Irina, a Ukrainian woman living with her daughter and two of her seven grandchildren, woke up one morning to find the Russian Army just outside her farmhouse. “We went to sleep, they came in that night, the next day we noticed [the Russians] were already here. We don’t know how they built their fortifications... We stayed inside in our shelter and never went outside to see.”
“Iriana acted quickly to protect her family from their invaders and hid her daughter and grandchildren in the outdoor cellar with the farm animals,” says the photographer Jacques La Flèch. “She told me that ‘when everything was silent and there were no bombing or shelling, we would remove the kids [from the bunker] one by one so that they could breathe some fresh air, even just for a few minutes. There is still fear when we hear the cars and the trucks or see the lights in the evening. We still have fear. We are even afraid to turn on the light. We don’t want anyone to recognize that we are here.”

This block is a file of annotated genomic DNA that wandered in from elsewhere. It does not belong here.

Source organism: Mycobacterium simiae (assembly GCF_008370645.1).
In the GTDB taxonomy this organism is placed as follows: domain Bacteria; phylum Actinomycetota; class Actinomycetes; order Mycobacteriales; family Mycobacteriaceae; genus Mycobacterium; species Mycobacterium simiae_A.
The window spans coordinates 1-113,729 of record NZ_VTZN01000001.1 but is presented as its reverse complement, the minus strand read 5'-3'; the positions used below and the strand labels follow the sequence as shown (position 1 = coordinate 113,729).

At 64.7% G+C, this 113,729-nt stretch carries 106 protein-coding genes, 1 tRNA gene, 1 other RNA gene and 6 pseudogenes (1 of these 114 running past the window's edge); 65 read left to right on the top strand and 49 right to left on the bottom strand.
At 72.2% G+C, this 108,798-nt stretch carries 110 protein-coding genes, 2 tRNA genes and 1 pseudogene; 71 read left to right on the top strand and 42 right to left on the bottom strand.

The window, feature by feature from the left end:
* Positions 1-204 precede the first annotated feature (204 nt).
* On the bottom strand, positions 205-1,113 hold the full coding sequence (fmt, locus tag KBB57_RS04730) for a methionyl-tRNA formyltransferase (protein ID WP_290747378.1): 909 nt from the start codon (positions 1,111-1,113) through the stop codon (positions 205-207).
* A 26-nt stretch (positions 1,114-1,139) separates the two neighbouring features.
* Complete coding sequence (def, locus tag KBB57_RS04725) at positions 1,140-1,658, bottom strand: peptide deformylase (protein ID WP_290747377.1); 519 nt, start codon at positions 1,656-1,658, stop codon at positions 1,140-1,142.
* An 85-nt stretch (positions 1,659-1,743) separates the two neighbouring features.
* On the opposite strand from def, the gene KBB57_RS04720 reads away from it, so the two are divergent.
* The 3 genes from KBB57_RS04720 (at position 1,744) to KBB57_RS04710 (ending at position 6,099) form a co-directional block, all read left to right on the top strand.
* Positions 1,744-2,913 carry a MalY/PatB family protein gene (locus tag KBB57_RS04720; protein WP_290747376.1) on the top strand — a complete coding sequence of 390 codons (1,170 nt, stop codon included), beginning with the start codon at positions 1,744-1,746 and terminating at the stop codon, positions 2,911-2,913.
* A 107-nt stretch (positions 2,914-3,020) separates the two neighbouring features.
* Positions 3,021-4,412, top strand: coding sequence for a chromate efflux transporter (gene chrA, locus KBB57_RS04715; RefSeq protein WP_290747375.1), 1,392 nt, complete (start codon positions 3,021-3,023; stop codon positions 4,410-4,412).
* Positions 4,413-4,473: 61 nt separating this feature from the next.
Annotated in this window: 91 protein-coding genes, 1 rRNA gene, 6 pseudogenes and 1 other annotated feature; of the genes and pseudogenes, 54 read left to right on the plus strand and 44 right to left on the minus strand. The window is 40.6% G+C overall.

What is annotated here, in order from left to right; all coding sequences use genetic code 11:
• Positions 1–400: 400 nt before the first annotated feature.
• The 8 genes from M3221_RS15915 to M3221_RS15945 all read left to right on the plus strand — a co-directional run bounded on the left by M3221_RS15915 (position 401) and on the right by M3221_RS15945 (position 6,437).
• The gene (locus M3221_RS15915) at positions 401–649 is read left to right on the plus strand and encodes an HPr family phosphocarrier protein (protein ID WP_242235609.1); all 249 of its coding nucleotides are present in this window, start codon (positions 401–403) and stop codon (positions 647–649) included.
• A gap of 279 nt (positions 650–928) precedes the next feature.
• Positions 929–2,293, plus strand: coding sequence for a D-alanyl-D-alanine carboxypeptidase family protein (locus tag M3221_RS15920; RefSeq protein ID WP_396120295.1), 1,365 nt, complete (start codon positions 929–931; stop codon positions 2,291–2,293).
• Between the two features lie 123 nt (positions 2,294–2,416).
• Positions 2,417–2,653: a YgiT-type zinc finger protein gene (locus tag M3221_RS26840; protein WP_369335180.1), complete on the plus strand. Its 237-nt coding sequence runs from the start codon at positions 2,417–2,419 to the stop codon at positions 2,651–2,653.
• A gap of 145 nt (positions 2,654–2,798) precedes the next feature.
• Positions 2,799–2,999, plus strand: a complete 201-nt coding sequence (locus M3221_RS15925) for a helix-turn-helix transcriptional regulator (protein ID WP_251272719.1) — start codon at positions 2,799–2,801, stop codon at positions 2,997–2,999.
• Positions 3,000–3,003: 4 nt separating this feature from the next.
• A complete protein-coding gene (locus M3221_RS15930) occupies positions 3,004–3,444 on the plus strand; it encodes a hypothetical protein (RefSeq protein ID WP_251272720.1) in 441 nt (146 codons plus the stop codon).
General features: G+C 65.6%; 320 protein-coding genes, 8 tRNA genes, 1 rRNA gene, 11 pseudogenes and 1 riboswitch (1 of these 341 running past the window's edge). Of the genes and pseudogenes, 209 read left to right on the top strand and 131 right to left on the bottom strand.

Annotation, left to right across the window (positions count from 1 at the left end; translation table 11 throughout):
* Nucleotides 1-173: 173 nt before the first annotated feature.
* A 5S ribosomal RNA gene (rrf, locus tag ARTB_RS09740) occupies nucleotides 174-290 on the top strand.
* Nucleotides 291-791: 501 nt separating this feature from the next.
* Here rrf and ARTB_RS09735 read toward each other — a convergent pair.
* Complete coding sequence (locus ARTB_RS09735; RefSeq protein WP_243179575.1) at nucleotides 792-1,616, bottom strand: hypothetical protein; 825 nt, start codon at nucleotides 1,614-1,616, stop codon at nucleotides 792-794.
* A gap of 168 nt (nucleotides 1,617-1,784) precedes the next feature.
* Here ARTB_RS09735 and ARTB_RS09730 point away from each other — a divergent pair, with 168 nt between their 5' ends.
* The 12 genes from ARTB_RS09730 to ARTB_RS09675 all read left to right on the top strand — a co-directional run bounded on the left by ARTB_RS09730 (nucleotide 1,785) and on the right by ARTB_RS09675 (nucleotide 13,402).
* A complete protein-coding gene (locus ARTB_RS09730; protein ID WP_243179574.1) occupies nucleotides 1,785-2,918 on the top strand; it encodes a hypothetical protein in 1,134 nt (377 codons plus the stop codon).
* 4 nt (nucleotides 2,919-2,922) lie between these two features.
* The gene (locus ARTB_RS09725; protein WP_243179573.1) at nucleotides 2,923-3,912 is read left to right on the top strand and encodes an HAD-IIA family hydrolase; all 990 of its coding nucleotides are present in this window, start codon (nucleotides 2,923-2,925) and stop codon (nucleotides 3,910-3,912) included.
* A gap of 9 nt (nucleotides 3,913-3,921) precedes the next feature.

Jacques La Flèche is a Franco-American photojournalist based in the U.S. His work is primarily focused on sociopolitical documentation and war correspondence through an artistic lens. He works to showcase the unique differences of various cultures as principled strengths we can learn from the world over, Flèche’s imagery seeks to evoke a sense of wonder and respect for others and their ways of living.
“Living in an interconnected relationship with nearly every culture and people group, the necessity to learn and understand one another is paramount to our growth,” Flèche says. “My desire in photography is to provide a raw yet loving lens of appreciation and understanding for world events and the people affected by them.”